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VOL. 11 NO. 8
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Bad weather prep

How to prepare your boat in harbor and at sea

Be safe from ESD

Signs of approaching bad weather include a falling barometer, a swift change in wind speed or direction, ocean waves from a new direction, a mass of dark clouds in the west, fierce lightning, and warnings over the radio or internet. If any signs appear, follow these suggestions.

Underway offshore
Sail away from the storm, especially the “dangerous quadrant” on its right front (left front in southern hemisphere). To predict the path of a low-pressure storm system, use Buys-Ballot’s Law: When you face the wind in the northern hemisphere, low pressure is on your right and high pressure is on your left. (This is because wind circulates counterclockwise around a northern hemisphere low. The low will be on your left in the southern hemisphere, where wind circulates clockwise around a low.)

As a rule, keep the wind in the northern hemisphere on your starboard side to sail away from the approaching storm except when the wind is south to southwest.
Prepare the boat and crew:

  1. Check the fuel. Make sure your tank is full before leaving.
  2. Shorten the sail.
  3. Suit up. Everybody should put on foul-weather gear, life jackets and safety harnesses, which must always be hooked on deck. Rig grab lines in the cockpit and cabin. Take seasickness medication.
  4. Shut and bolt down hatches and posts, and install washboards in the companionway. Take loose gear off the deck. Put protective panels on large windows, especially on the leeward side, to keep windows from breaking. Below, secure food and other items in lockers. While the boat’s steady, make some hot food and hot water to put in thermoses.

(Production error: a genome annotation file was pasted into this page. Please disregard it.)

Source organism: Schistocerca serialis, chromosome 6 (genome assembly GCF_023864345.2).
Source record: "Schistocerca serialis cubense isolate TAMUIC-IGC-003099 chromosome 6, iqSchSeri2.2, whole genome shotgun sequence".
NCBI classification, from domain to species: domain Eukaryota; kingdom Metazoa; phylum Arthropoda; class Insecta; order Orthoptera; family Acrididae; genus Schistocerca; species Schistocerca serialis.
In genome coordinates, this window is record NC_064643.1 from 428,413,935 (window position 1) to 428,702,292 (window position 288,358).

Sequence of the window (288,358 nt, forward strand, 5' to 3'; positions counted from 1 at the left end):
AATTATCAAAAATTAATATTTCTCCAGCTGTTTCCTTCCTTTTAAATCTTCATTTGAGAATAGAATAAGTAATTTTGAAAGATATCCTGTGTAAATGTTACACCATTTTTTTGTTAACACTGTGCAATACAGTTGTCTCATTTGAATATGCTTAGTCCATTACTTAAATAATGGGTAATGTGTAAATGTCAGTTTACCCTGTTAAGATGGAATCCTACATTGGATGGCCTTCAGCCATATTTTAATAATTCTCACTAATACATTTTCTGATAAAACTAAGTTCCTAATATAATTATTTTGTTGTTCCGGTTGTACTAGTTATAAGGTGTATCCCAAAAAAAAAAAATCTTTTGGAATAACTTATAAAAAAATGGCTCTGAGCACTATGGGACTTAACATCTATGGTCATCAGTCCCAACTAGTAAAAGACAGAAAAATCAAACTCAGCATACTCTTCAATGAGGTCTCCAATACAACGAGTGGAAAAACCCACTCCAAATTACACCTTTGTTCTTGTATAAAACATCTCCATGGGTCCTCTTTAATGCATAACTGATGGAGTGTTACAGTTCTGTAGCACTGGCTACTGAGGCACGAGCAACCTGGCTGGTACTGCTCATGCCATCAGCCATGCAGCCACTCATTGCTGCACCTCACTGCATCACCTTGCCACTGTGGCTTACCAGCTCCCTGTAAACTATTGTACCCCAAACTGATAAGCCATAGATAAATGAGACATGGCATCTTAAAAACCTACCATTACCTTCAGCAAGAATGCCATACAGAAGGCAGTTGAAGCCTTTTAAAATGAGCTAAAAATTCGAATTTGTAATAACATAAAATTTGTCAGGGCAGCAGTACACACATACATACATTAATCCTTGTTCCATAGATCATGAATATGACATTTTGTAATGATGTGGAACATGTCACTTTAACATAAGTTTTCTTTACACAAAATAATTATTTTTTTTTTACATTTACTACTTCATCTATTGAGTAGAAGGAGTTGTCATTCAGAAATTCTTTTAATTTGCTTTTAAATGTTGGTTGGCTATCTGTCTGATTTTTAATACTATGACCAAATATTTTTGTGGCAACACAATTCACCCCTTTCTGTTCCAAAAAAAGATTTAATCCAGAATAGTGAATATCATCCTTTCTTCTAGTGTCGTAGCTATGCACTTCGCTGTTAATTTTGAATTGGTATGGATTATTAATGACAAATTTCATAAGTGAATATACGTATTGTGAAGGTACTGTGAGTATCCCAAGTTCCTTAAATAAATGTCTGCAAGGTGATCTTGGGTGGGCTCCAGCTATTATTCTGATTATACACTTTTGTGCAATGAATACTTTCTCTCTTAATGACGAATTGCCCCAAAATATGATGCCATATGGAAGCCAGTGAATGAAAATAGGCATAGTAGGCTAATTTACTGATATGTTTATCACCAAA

Underway, squalls near shore
Follow the steps above. When black clouds appear and sweep your way, expect a squall. After plotting your position, decide if you have time to return to harbor. (To estimate the distance to a squall in miles, time the interval between the lightning flash and sound of the thunderclap, and divide by five.) Because squalls are unpredictable, it’s often safest to stay in open water well away from land, shoals and other boats.

In harbor
If your boat is in harbor when a storm approaches, prepare it carefully.

  1. Reduce windage. Any exposed area makes the boat sail around its anchor or dock lines, so strip off everything, including all sails, the Bimini and ventilators. Deflate the dinghy and put it in the cockpit. A hard-bottomed dinghy should be sunk or stored ashore.
  2. At the dock, double or even triple up on dock lines, using plenty of spring lines. Tie leather or cloth chafe protection over lines and fittings. Deploy all your fenders, tying plastic milk bottles full of water to their bottoms to keep them from riding up.
  3. Set out all your anchors with plenty of scope.
  4. Close all seacocks and other through-hull fittings.
For more information, take our Weather course with a squadron or online.
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